First normalise monetary policy, then adjust fiscal policy, it suggests
NOW that Asia is squarely on a V-shaped recovery path, it should be withdrawing the policy stimulus put in place during the recession, said the Asian Development Bank (ADB).
The Manila-based institution has upgraded its growth forecasts for the region in its latest twice- yearly Asian Economic Monitor, which it launched at the Singapore Marriott Hotel yesterday.
Growth in 'emerging East Asia', which the ADB defines as Asean, South Korea, China, Taiwan and Hong Kong, is now expected to come in at 8.1 per cent, up from the 7.7 per cent projected in April.
'The stronger-than-anticipated export rebound and much-improved consumer confidence have helped the region's economies recover faster than we expected,' said ADB's chief economist Jong-Wha Lee.
With the improved economic outlook, 'it is now time for the region to unwind the policy stimulus', said the ADB.
It recommended that the monetary policy be normalised first - that is, interest rates and exchange rates be raised to 'normal' pre-crisis levels - before the fiscal policy is adjusted.
This will allow economies in the region to continue using targeted fiscal measures to support domestic demand until it is clear that the private sector can take over, said Mr Srinivasa Madhur, senior director of ADB's office of regional economic integration, which produced the Monitor.
Economies such as Singapore, South Korea, Malaysia, Taiwan and Thailand have already begun tightening their monetary policy in recent months by raising their interest rates or, in Singapore's case, letting the exchange rate appreciate.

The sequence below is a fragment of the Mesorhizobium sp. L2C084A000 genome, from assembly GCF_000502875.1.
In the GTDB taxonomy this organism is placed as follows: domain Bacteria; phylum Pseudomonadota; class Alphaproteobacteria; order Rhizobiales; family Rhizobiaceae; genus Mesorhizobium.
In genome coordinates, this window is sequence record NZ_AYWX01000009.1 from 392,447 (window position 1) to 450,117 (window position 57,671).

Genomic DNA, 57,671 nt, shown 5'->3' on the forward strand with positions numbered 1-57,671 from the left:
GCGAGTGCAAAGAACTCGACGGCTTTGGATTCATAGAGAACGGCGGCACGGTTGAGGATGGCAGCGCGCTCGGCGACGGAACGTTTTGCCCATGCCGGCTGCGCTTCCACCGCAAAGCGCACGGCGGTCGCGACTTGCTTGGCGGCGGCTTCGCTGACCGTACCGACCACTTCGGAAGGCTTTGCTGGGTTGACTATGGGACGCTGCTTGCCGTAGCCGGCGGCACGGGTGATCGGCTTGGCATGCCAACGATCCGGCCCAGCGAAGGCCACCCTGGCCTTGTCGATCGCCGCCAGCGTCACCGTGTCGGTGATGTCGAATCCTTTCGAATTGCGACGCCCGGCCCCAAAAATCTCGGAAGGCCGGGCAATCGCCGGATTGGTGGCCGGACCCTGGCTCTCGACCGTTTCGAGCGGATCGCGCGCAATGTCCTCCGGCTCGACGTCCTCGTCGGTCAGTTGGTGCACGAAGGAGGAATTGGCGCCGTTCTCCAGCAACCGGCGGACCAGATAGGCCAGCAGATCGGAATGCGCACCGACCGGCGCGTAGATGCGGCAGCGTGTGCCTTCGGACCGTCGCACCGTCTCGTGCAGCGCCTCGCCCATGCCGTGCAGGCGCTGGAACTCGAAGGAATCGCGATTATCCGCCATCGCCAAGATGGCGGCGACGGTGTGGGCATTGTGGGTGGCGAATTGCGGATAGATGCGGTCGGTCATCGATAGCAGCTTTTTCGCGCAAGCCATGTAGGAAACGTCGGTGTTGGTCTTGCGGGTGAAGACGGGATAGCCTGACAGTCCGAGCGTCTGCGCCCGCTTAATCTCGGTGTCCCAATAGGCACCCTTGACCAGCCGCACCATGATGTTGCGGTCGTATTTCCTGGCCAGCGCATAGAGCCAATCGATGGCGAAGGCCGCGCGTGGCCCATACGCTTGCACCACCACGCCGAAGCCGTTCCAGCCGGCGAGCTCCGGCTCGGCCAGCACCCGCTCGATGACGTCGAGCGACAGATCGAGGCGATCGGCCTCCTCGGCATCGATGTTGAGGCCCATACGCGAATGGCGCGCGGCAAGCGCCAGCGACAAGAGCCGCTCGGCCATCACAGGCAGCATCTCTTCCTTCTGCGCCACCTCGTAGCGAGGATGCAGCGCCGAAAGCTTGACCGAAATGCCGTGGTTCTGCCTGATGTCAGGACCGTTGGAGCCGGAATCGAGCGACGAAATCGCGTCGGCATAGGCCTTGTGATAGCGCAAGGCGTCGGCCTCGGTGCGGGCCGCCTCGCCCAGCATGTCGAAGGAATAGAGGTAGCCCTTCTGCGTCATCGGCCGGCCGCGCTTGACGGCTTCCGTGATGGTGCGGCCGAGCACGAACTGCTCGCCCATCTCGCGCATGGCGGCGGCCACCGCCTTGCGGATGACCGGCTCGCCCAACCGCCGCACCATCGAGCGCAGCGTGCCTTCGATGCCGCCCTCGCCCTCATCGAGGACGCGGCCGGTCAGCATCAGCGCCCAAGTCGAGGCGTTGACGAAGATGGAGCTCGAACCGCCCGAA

As DBS head of economics and currency research David Carbon said, the tightening of policy in the fast-growing region is 'bread and butter economics'.
'Output in Asia is now back far above pre-crisis levels. Inflation is nearly back to average and it is sure to rise above average in the coming few months,' he said in a recent report. 'But interest rates remain far below average. Central banks have much work to do.'
Economies that have already begun to slowly unwind stimulus should continue in that direction, and those that have not may need to start soon, said the ADB.
China, however, should accelerate policy normalisation by letting the currency appreciate, among other things, it added.
Still, the pace of unwinding the stimulus must factor in risks facing the overall global economy, Mr Madhur said.
These include a marked increase in capital flows, which can be destabilising, and uncertainty about the sustainability of recovery in the United States and Europe.
On the bright side, the threat of steeply rising inflation has yet to materialise in Asia, despite rapid growth.
This is partly due to the time lag between a rise in output and the subsequent spike in hiring and wage costs, said Mr Madhur.
'Inflation is still manageable but don't be complacent because that condition may not last long as labour markets tighten,' he added.
'Although we don't see huge problems of inflationary pressures as of now, the signs are there... (It's) time to unwind now rather than wait for that day to arrive and then get panicky.'
Source: Straits Times, 21 Jul 2010